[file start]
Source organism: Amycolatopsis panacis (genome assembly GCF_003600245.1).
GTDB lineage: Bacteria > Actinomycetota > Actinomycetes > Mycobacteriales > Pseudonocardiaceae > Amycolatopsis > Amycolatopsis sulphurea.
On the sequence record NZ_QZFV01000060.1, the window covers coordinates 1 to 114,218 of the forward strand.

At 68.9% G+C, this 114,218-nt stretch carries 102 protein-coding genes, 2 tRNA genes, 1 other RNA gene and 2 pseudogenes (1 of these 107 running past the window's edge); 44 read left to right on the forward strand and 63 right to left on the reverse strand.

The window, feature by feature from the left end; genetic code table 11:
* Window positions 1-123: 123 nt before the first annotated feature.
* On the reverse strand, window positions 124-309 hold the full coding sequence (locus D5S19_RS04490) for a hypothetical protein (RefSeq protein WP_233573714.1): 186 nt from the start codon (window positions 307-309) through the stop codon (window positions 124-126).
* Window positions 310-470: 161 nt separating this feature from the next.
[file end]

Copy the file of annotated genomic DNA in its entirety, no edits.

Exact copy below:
Source organism: Amycolatopsis panacis (genome assembly GCF_003600245.1).
GTDB lineage: Bacteria > Actinomycetota > Actinomycetes > Mycobacteriales > Pseudonocardiaceae > Amycolatopsis > Amycolatopsis sulphurea.
On the sequence record NZ_QZFV01000060.1, the window covers coordinates 1 to 114,218 of the forward strand.

At 68.9% G+C, this 114,218-nt stretch carries 102 protein-coding genes, 2 tRNA genes, 1 other RNA gene and 2 pseudogenes (1 of these 107 running past the window's edge); 44 read left to right on the forward strand and 63 right to left on the reverse strand.

The window, feature by feature from the left end; genetic code table 11:
* Window positions 1-123: 123 nt before the first annotated feature.
* On the reverse strand, window positions 124-309 hold the full coding sequence (locus D5S19_RS04490) for a hypothetical protein (RefSeq protein WP_233573714.1): 186 nt from the start codon (window positions 307-309) through the stop codon (window positions 124-126).
* Window positions 310-470: 161 nt separating this feature from the next.